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Model Railroader

Model Railroader

October 2020

The world’s most popular model railroading magazine publishes the information you need to build your own railroad. Get Model Railroader digital magazine subscription today for step-by-step how-to projects; great model train layouts; and realistic track plans. You'll also get reviews of the latest locomotives, rolling stock, and accessories in HO, N, O, and other scales, expert tips, and more!

Country:
United States
Language:
English
Publisher:
Kalmbach Publishing Co. - Magazines
Frequency:
Monthly
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12 Issues

in this issue

1 min.
on the web

Video: Tour the HO scale North Western John Mueller’s HO scale Northern Memories layout features first-generation Chicago & North Western diesel power leading trains through beautifully modeled Northwoods scenery. Model Railroader Video Plus subscribers can enjoy this exclusive tour of John’s model railroad. You’ll find hundreds of videos, including layout tours, how-to demos, and more, at MRVP. This web-based video channel provides exclusive content covering all aspects of our hobby. Subscribe at MRVideoPlus.com/27deal. Gallery: More Civil War railroading Thom Radice’s HO scale Western & Atlantic fills a 20 x 38-foot space with scenes inspired by railroading during the American Civil War. Check out Thom’s story and track plan on page 30. Registered users of ModelRailroader.com can click on the link under Online Extras to view a bonus gallery of W&A photos. REHAB THE MR&T Meet Jones…

2 min.
introducing a new print and video series

Access to the HO scale Milwaukee, Racine & Troy (MR&T) club layout is an unusual perk of working at Model Railroader magazine. Yes, the editors of MR have our own club railroad, and we’ve been running trains on it for 45 years now. Supported by our publisher, Kalmbach Media, the first MR&T was built in 1975 when our offices were located in downtown Milwaukee. The current railroad was designed in 1989 by Andy Sperandeo when we moved to Waukesha in suburban Milwaukee. But we didn’t just build our layout and call it done. As improved products hit the market and better techniques were developed, we tweaked, modified, and even replaced sections of the MR&T to keep it up to date. These projects generated scores of how-to articles over the years as editors worked out…

14 min.
walthers announces next ho name train

The late 1960s combined Santa Fe Super Chief – El Capitan is the next name train from Walthers. Equipment for the HO scale train will start arriving in mid-2021. Wm. K. Walthers Inc. announced that the late 1960s Atchison, Topeka & Santa Fe combined Super Chief-El Capitan is its next HO scale WalthersProto name train. The train will feature Hi-Level cars (making their debut as WalthersProto models) and 11 conventional cars assigned to the combined train from the winter months of 1958 into the early Amtrak years. Two newly tooled cars will be released in the name train, a Pullman-Standard (PS) 85-foot Indian-series 11-doublebedroom sleeper ($94.98, April 2022) and a steam generator car. Other PS models include a 74-foot standard baggage car ($84.98, June 2021); 85-foot baggage-dorm transition car ($94.98, July 2021);…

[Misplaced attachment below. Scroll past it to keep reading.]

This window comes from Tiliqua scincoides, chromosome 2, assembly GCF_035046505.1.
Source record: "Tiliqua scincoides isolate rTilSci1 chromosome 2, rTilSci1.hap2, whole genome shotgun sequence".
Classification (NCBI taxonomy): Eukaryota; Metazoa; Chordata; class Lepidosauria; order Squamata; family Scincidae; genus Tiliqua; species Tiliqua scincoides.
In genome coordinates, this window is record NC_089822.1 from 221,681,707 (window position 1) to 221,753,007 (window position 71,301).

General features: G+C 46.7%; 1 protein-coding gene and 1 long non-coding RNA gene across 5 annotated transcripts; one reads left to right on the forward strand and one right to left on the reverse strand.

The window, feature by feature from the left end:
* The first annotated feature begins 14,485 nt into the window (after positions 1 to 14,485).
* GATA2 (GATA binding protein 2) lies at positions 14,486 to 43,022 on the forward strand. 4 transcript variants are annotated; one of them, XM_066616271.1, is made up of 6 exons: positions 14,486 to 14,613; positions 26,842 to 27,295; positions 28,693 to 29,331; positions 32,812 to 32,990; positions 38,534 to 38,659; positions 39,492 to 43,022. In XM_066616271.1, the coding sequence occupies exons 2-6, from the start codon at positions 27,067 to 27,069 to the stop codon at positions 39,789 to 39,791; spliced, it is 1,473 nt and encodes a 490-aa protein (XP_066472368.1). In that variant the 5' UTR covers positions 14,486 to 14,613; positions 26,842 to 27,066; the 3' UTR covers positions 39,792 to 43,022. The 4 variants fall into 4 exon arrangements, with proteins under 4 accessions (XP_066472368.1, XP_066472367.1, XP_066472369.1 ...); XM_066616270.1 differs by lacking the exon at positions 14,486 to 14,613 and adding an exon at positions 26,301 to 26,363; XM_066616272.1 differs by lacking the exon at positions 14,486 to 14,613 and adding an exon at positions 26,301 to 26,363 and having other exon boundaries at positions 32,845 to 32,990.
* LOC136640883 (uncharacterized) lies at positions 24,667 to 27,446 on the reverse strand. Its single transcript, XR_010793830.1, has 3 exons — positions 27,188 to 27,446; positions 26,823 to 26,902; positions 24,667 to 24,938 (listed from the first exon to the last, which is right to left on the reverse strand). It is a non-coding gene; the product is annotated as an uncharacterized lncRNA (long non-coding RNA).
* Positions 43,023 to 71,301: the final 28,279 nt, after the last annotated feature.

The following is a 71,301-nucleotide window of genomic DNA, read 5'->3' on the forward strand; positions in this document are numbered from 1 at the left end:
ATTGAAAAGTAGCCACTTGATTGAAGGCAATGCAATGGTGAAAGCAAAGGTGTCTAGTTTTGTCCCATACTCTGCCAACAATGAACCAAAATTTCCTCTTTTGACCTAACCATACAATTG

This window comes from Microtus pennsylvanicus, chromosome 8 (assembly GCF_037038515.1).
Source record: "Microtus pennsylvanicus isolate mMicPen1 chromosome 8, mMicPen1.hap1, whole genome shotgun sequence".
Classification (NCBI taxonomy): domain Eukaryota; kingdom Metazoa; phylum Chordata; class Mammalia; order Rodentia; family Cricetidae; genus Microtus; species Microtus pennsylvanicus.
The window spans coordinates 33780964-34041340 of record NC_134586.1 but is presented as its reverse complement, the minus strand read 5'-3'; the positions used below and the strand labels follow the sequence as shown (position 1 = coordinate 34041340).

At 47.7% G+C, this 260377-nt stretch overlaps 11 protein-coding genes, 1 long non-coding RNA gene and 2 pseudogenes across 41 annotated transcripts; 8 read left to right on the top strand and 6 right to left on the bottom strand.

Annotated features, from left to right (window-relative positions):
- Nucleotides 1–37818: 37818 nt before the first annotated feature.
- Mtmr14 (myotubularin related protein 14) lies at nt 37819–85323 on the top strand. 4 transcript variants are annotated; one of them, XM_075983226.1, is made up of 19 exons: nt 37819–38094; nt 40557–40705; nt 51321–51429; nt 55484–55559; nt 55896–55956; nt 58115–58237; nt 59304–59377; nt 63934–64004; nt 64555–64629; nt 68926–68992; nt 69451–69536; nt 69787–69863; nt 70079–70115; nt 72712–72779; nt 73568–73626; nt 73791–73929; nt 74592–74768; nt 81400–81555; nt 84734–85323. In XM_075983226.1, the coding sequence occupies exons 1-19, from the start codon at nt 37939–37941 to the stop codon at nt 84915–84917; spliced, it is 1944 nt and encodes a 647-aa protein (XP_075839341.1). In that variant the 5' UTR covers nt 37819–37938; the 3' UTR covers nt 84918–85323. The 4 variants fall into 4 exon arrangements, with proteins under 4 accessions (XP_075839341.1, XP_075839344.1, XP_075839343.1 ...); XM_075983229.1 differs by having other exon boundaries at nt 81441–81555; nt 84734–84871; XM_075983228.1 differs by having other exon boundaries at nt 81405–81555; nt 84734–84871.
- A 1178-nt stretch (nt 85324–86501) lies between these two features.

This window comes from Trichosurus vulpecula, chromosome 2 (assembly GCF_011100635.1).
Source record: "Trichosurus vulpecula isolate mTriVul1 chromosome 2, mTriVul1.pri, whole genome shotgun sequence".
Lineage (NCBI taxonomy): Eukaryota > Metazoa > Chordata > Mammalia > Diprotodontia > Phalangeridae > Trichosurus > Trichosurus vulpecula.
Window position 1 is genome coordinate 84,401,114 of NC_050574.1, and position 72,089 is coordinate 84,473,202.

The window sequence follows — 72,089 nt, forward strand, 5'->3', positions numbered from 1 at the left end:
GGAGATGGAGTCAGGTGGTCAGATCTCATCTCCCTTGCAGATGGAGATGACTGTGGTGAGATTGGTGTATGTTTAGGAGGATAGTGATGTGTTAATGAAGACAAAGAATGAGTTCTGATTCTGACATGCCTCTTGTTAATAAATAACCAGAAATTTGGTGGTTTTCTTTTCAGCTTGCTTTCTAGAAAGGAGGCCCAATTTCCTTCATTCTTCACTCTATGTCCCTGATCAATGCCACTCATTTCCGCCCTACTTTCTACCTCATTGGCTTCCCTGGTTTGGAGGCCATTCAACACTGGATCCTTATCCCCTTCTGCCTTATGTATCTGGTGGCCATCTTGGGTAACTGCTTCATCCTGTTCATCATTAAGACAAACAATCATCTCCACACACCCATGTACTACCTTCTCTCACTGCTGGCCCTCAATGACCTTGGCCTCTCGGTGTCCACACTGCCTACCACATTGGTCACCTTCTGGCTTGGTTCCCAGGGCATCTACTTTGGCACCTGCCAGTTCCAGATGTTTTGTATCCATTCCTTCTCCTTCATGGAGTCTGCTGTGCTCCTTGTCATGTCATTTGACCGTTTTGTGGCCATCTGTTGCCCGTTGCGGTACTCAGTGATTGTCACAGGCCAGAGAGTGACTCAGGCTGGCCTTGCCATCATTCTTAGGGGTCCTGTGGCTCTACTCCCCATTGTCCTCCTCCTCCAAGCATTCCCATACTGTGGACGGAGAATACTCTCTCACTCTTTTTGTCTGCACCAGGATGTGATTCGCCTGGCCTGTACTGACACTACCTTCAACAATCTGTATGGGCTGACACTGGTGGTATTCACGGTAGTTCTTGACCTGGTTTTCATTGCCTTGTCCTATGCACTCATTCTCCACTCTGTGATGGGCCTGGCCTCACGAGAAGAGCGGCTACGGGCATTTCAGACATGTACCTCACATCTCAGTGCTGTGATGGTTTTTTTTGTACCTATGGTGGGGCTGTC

2 min.
railway post office

A tower out of time? I enjoyed the article about Michael Tylick’s Marshfield & Old Colony [July 2020]. I did, however, notice an anomaly. The railroad is set in the ’20s and ’30s, but the track plan shows a World War II artillery spotting tower. Was this maybe left over from WWI? Marty Theissen,Minneapolis Mike Tylick responds: Hi, Marty. You’re most likely correct about the artillery tower being from WWII. When I found the prototype, it caught my eye and seemed like a more interesting model than the expected cute lighthouse. When researching the tower, I must have missed the part about which war it’s from. The design is such that it could have been built for either war, and I’m not all that fussy about historical accuracy to begin with. I needed a…

8 min.
this “bear trap” caught cinders, not bears

Q In Bob Kuchar’s picture in the 2020 Photo Contest winners [Trackside Photos, July 2020], what’s the purpose of the smokestack being routed to the ground? Since the locomotive has a snow plow in front, I would guess it’s to help melt snow along the tracks, but the pipe only goes down one side. Richard Rustad, Aiken, S.C. A What you see on that locomotive’s smokestack is a Ridgway Spark Arrestor, colloquially known as a “bear trap stack.” Invented by Colorado & Southern Ry. Superintendent of Motive Power H.W. Ridgway, its purpose was to minimize the risk of fire in the dry brush along the C&S’s right-of-way. It doesn’t route the exhaust to the ground; in fact, that tube is capped at the bottom. The purpose of the tube is to collect…

3 min.
the ho boxed set explosion

In the 1930s, expensive ready-to-run locomotives and rolling stock were for hobbyists with money but lacking the time, tools, or skills to build them. Some required intense labor to construct. Locomotive kits were offered to appeal to different skill levels. The more work required, the less one paid, and the less work, the more expensive, with ready-to-run being the costliest. Only two late 1930s HO manufacturers sold ready-to-run train sets with track. Mantua offered a three-car freight, with an extra-cost DC power pack, and A.C. Gilbert had two freight sets and one passenger set marketed like tinplate with extracost AC transformers. After World War II, Gilbert provided only ready-to-run HO, ideal for servicemen living in new, basement-less Levittown-type homes, and who remembered the ease of setting up Lionel, American Flyer, or…